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J Bacteriol. Aug 2001; 183(15): 4451–4458.

The Type IV Fimbrial Subunit Gene (fimA) of Dichelobacter nodosus Is Essential for Virulence, Protease Secretion, and Natural Competence


Dichelobacter nodosus is the essential causative agent of footrot in sheep. The major D. nodosus-encoded virulence factors that have been implicated in the disease are type IV fimbriae and extracellular proteases. To examine the role of the fimbriae in virulence, allelic exchange was used to insertionally inactivate the fimA gene, which encodes the fimbrial subunit protein, from the virulent type G D. nodosus strain VCS1703A. Detailed analysis of two independently derived fimA mutants revealed that they no longer produced the fimbrial subunit protein or intact fimbriae and did not exhibit twitching motility. In addition, these mutants were no longer capable of undergoing natural transformation and did not secrete wild-type levels of extracellular proteases. These effects were not due to polar effects on the downstream fimB gene because insertionally inactivated fimB mutants were not defective in any of these phenotypic tests. Virulence testing of the mutants in a sheep pen trial conducted under controlled environmental conditions showed that the fimA mutants were avirulent, providing evidence that the fimA gene is an essential D. nodosus virulence gene. These studies represent the first time that molecular genetics has been used to determine the role of virulence genes in this slow growing anaerobic bacterium.

Footrot is a highly contagious disease of the feet of sheep and is characterized by the separation of the keratinous hoof from the underlying epidermal tissue, resulting in severe lameness and loss of body condition (11, 39). The consequences of the disease are very significant for the wool and sheep meat industries, and footrot is among the most significant ovine bacterial diseases, causing economic losses in most producer countries. The disease is dependent on a mixed bacterial infection, but the essential causative agent is Dichelobacter nodosus, a slow-growing, anaerobic, gram-negative rod (2, 37). D. nodosus exhibits a spectrum of virulence ranging from virulent strains, which lead to severe underrunning of the horn of the hoof, to benign strains, which cause a self-limiting interdigital dermatitis (37).

Little is known about the pathogenesis of ovine footrot, although the polar type IV fimbriae (12) and extracellular proteases (23) of D. nodosus have been traditionally considered virulence factors (2). In addition, the vap and vrl genomic islands have been shown to be preferentially associated with virulent isolates (2). Analysis of the role that these proposed virulence factors play in the disease process has been hampered by the lack of a genetic system in D. nodosus. However, we recently reported the successful transformation of several D. nodosus strains (22). In these experiments, a tetracycline resistance gene, tet(M), which was present on a suicide plasmid, was inserted into the chromosome by double-reciprocal crossover events. These studies have provided the essential tools required to enable the use of reverse genetics to examine the pathogenic role of the putative virulence factors of D. nodosus.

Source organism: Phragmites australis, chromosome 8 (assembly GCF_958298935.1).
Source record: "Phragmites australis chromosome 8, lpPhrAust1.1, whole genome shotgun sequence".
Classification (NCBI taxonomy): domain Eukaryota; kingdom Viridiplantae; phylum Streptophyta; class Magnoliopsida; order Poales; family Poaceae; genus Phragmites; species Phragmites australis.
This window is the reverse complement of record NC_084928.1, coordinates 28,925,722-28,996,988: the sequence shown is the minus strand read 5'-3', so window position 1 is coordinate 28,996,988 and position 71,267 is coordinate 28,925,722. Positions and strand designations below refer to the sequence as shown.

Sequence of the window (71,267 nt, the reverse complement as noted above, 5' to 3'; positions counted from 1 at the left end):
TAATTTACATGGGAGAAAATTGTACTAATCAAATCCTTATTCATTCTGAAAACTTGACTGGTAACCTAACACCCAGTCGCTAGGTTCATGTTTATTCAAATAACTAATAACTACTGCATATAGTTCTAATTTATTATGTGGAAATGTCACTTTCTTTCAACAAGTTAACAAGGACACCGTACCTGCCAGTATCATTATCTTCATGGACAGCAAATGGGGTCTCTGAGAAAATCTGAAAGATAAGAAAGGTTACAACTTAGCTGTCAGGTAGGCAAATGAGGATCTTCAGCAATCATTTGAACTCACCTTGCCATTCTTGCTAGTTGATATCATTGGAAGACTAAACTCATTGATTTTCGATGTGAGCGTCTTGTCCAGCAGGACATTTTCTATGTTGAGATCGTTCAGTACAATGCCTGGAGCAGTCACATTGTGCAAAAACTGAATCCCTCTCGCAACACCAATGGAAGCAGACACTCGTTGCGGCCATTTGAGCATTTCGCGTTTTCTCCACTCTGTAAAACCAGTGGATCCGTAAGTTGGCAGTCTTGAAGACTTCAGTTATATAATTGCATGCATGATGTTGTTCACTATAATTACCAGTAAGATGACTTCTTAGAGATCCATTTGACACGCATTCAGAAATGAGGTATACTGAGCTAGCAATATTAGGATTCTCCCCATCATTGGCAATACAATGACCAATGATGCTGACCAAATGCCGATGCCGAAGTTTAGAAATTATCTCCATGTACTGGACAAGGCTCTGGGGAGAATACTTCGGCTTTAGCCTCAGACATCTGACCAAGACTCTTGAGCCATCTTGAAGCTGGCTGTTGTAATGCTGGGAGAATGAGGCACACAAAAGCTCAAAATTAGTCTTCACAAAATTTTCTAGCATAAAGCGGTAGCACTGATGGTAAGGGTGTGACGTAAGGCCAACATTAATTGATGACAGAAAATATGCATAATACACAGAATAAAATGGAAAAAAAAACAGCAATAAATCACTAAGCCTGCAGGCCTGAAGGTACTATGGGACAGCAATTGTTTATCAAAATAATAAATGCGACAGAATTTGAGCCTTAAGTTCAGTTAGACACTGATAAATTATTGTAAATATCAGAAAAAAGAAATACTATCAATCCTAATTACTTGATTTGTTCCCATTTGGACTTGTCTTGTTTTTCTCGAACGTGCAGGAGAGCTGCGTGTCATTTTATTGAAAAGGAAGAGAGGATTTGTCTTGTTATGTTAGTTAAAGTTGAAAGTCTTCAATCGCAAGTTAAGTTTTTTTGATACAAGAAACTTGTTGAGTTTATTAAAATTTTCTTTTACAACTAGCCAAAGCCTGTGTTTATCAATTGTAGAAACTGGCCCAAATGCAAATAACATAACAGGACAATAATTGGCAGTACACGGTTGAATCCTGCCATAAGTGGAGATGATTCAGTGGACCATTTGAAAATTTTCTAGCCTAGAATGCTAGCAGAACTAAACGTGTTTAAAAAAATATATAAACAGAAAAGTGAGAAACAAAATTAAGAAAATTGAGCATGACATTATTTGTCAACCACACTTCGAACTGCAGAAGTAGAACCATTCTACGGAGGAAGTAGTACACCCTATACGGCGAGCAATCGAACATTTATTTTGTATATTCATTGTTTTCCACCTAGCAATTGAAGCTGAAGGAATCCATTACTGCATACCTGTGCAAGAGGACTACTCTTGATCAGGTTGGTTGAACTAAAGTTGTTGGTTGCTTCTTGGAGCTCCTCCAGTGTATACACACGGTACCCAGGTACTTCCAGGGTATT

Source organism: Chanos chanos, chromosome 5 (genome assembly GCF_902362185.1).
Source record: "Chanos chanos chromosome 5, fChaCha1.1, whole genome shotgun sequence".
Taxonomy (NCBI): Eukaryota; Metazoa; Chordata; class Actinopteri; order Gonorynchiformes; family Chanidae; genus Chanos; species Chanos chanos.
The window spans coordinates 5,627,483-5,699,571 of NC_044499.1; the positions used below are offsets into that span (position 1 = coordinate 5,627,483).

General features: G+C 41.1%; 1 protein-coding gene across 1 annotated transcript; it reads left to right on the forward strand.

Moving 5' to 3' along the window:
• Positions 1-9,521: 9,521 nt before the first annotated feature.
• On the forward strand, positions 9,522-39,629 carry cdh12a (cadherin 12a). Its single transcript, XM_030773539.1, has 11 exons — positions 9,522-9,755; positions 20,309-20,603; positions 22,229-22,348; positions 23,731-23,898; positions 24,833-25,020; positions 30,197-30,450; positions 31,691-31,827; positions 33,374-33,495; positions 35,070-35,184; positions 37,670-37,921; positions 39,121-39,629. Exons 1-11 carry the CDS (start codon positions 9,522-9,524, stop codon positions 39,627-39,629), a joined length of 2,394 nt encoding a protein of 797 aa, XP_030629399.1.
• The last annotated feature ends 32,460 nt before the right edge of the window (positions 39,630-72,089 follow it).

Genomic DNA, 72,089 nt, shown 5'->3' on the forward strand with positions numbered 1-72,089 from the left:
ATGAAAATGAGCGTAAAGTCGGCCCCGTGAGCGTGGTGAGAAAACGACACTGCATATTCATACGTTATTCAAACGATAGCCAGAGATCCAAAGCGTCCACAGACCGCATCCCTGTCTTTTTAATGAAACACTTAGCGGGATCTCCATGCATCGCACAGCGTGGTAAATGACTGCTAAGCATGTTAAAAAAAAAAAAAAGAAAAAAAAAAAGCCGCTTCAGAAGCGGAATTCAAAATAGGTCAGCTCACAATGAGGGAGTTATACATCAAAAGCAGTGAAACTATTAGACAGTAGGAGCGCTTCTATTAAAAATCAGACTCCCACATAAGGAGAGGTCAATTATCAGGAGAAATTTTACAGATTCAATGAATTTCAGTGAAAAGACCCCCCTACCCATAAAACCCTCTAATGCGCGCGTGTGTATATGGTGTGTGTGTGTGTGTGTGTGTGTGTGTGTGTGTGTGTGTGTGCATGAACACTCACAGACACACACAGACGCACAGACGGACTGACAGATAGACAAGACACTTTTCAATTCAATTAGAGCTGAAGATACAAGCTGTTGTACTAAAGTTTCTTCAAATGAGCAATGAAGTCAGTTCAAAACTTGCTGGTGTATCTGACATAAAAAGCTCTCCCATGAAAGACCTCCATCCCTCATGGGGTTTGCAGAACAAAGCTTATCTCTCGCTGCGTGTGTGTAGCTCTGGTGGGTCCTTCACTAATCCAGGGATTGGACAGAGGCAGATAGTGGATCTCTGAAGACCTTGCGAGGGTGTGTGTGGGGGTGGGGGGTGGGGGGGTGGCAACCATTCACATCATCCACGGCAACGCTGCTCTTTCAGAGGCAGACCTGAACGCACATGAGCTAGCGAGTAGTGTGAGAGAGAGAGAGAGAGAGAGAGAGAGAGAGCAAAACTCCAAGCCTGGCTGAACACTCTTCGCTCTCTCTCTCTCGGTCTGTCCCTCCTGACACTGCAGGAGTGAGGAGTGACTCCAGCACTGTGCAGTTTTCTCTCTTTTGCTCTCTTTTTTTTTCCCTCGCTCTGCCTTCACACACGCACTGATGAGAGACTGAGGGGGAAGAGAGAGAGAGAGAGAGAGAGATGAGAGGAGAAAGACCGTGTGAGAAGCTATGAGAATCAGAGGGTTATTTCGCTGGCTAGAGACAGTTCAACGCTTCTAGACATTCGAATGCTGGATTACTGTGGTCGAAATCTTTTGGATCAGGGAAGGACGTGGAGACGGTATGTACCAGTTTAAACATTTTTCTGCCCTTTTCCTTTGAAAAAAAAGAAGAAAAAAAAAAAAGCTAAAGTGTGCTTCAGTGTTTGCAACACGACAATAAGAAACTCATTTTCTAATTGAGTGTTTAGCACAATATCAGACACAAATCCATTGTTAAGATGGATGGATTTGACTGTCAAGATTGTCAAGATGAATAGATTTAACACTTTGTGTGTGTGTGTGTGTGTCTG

The fimbriae of D. nodosus are classified as type IV because of their highly conserved amino-terminal region, polar location, association with twitching motility, and the presence of an N-methylphenylalanine residue as the N-terminal amino acid (41). D. nodosus fimbriae are highly immunogenic, with agglutination reactions involving the fimbrial antigens providing the basis of the classification of D. nodosus into nine major serogroups designated A to I (4). Vaccination of sheep with whole cells of D. nodosus or with purified fimbriae protects against the disease, although this protection is serogroup specific (8, 12, 13). Multivalent recombinant fimbrial vaccines have been prepared by overexpression of each of the nine fimbrial subunit genes in Pseudomonas aeruginosa (9). However, antigenic competition has limited the application of these vaccines (20, 21, 33) so that the most effective strategies are based on univalent and divalent formulations.

The fimA genes encoding the major fimbrial subunit from each of the nine major serogroups have been sequenced, which has allowed the division of D. nodosus isolates into two major classes based on the genetic organisation of the fimbrial gene region (18, 28). In class I strains (serogroups A, B, C, E, F, G, and I), the fimA gene is followed by fimB, which encodes a potential 29.5-kDa membrane protein of unknown function but which is postulated to play a role in the export of fimbrial subunits to the cell surface (18). Strains of serogroups D and H belong to class II and have three additional genes downstream of fimA, namely, fimC, fimD, and fimZ (18). The fimD gene is postulated to be a functional homologue of fimB (18), fimC has sequence similarity to traX from the F plasmid (14), and fimZ may represent a redundant fimbrial subunit (18).

In these studies we decided to determine the role of fimbriae in the disease process by using allelic exchange to disrupt the fimA and fimB genes of a class I strain and by examining the virulence of the resultant mutants in a sheep virulence trial. The results showed that the fimA gene was essential for the production of type IV fimbriae and twitching motility and was also required for natural transformation and protease secretion. When tested in sheep, the fimA mutants were avirulent.